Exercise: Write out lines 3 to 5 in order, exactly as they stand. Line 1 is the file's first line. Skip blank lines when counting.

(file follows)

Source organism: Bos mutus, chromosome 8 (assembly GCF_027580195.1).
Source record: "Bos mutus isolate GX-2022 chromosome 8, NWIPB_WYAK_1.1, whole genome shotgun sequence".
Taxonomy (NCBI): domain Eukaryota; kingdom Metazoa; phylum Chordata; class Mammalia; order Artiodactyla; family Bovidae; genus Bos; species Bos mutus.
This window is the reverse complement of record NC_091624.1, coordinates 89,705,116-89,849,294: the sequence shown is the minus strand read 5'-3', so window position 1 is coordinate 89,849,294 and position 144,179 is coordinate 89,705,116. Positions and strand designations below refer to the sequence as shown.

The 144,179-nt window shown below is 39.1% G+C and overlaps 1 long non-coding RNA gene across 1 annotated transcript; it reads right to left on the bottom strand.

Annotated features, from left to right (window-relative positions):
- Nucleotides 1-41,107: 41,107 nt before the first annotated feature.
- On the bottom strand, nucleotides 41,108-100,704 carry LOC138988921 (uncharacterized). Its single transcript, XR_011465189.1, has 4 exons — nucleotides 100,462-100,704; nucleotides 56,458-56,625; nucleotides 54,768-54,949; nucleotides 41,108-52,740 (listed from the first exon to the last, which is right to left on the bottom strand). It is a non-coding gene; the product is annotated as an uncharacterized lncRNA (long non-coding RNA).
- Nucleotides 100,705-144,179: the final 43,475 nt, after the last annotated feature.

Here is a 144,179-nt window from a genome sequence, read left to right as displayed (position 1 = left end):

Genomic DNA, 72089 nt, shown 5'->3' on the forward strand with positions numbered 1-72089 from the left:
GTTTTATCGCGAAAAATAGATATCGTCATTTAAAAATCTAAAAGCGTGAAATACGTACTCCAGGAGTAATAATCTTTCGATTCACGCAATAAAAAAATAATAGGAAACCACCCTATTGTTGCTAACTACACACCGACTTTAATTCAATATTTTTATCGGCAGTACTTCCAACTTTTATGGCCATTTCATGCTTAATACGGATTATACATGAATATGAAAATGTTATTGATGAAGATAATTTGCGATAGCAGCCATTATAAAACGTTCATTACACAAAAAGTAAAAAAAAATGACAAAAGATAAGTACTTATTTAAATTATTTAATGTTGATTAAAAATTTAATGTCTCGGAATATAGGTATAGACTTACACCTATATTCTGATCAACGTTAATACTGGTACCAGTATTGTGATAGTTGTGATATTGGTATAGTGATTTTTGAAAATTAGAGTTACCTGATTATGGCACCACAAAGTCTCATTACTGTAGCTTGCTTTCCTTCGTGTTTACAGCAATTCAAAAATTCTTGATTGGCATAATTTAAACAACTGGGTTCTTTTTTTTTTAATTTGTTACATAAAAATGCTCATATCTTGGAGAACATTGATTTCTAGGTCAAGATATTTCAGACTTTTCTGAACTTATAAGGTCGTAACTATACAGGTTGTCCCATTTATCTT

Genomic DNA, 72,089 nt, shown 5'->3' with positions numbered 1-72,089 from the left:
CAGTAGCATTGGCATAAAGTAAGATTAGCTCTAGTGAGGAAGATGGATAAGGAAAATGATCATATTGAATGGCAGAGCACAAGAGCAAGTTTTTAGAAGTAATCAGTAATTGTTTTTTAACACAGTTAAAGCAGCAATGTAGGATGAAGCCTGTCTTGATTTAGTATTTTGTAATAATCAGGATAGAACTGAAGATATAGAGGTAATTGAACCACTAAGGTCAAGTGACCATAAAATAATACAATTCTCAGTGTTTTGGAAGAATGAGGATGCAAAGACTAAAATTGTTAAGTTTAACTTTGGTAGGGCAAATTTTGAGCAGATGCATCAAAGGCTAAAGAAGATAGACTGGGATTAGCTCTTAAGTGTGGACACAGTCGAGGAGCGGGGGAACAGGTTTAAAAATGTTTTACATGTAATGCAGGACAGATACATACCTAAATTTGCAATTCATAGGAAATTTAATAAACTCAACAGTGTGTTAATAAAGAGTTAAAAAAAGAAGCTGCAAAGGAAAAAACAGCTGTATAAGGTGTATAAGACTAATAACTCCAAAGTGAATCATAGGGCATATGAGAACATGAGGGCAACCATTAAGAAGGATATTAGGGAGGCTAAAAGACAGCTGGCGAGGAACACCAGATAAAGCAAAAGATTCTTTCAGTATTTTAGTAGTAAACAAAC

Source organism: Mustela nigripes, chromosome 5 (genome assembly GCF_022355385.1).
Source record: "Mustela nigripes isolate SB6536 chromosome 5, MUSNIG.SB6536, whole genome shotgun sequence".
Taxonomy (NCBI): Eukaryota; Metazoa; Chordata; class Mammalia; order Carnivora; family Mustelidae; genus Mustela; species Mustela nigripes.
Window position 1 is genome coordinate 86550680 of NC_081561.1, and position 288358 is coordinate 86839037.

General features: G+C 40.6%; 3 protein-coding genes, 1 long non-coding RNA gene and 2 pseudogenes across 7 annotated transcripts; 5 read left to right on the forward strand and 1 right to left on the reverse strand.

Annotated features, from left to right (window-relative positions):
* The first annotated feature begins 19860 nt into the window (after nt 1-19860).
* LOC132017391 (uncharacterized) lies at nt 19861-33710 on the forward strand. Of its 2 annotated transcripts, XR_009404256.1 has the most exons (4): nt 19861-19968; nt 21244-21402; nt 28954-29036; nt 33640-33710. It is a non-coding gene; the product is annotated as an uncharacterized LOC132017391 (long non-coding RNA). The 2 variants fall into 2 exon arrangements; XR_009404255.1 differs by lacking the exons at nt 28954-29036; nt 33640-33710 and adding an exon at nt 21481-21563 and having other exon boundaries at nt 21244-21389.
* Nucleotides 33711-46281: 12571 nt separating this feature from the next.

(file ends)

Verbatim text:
Taxonomy (NCBI): domain Eukaryota; kingdom Metazoa; phylum Chordata; class Mammalia; order Artiodactyla; family Bovidae; genus Bos; species Bos mutus.
This window is the reverse complement of record NC_091624.1, coordinates 89,705,116-89,849,294: the sequence shown is the minus strand read 5'-3', so window position 1 is coordinate 89,849,294 and position 144,179 is coordinate 89,705,116. Positions and strand designations below refer to the sequence as shown.

The 144,179-nt window shown below is 39.1% G+C and overlaps 1 long non-coding RNA gene across 1 annotated transcript; it reads right to left on the bottom strand.